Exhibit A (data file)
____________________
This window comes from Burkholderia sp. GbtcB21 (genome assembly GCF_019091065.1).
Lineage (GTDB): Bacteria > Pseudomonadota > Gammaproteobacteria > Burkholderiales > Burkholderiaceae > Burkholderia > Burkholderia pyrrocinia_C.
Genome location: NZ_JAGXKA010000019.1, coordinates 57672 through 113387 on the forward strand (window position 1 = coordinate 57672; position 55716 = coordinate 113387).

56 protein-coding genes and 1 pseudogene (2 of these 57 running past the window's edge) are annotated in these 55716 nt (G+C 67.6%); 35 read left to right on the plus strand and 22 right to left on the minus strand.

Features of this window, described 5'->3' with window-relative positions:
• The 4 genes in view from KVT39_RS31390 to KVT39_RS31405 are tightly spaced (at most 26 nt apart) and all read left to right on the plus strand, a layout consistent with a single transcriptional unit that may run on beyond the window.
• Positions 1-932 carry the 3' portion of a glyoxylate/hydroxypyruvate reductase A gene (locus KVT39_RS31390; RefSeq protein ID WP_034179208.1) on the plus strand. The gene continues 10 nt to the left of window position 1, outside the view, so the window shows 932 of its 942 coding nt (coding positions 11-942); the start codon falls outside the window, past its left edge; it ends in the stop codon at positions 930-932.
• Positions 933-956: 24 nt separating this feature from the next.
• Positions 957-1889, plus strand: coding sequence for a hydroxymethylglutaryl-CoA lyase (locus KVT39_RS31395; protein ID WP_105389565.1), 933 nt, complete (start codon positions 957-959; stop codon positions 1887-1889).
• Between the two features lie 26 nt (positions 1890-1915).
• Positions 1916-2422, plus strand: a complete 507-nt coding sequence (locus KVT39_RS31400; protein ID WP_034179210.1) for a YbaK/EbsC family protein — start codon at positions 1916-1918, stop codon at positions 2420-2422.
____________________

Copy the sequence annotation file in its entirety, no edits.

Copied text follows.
This window comes from Burkholderia sp. GbtcB21 (genome assembly GCF_019091065.1).
Lineage (GTDB): Bacteria > Pseudomonadota > Gammaproteobacteria > Burkholderiales > Burkholderiaceae > Burkholderia > Burkholderia pyrrocinia_C.
Genome location: NZ_JAGXKA010000019.1, coordinates 57672 through 113387 on the forward strand (window position 1 = coordinate 57672; position 55716 = coordinate 113387).

56 protein-coding genes and 1 pseudogene (2 of these 57 running past the window's edge) are annotated in these 55716 nt (G+C 67.6%); 35 read left to right on the plus strand and 22 right to left on the minus strand.

Features of this window, described 5'->3' with window-relative positions:
• The 4 genes in view from KVT39_RS31390 to KVT39_RS31405 are tightly spaced (at most 26 nt apart) and all read left to right on the plus strand, a layout consistent with a single transcriptional unit that may run on beyond the window.
• Positions 1-932 carry the 3' portion of a glyoxylate/hydroxypyruvate reductase A gene (locus KVT39_RS31390; RefSeq protein ID WP_034179208.1) on the plus strand. The gene continues 10 nt to the left of window position 1, outside the view, so the window shows 932 of its 942 coding nt (coding positions 11-942); the start codon falls outside the window, past its left edge; it ends in the stop codon at positions 930-932.
• Positions 933-956: 24 nt separating this feature from the next.
• Positions 957-1889, plus strand: coding sequence for a hydroxymethylglutaryl-CoA lyase (locus KVT39_RS31395; protein ID WP_105389565.1), 933 nt, complete (start codon positions 957-959; stop codon positions 1887-1889).
• Between the two features lie 26 nt (positions 1890-1915).
• Positions 1916-2422, plus strand: a complete 507-nt coding sequence (locus KVT39_RS31400; protein ID WP_034179210.1) for a YbaK/EbsC family protein — start codon at positions 1916-1918, stop codon at positions 2420-2422.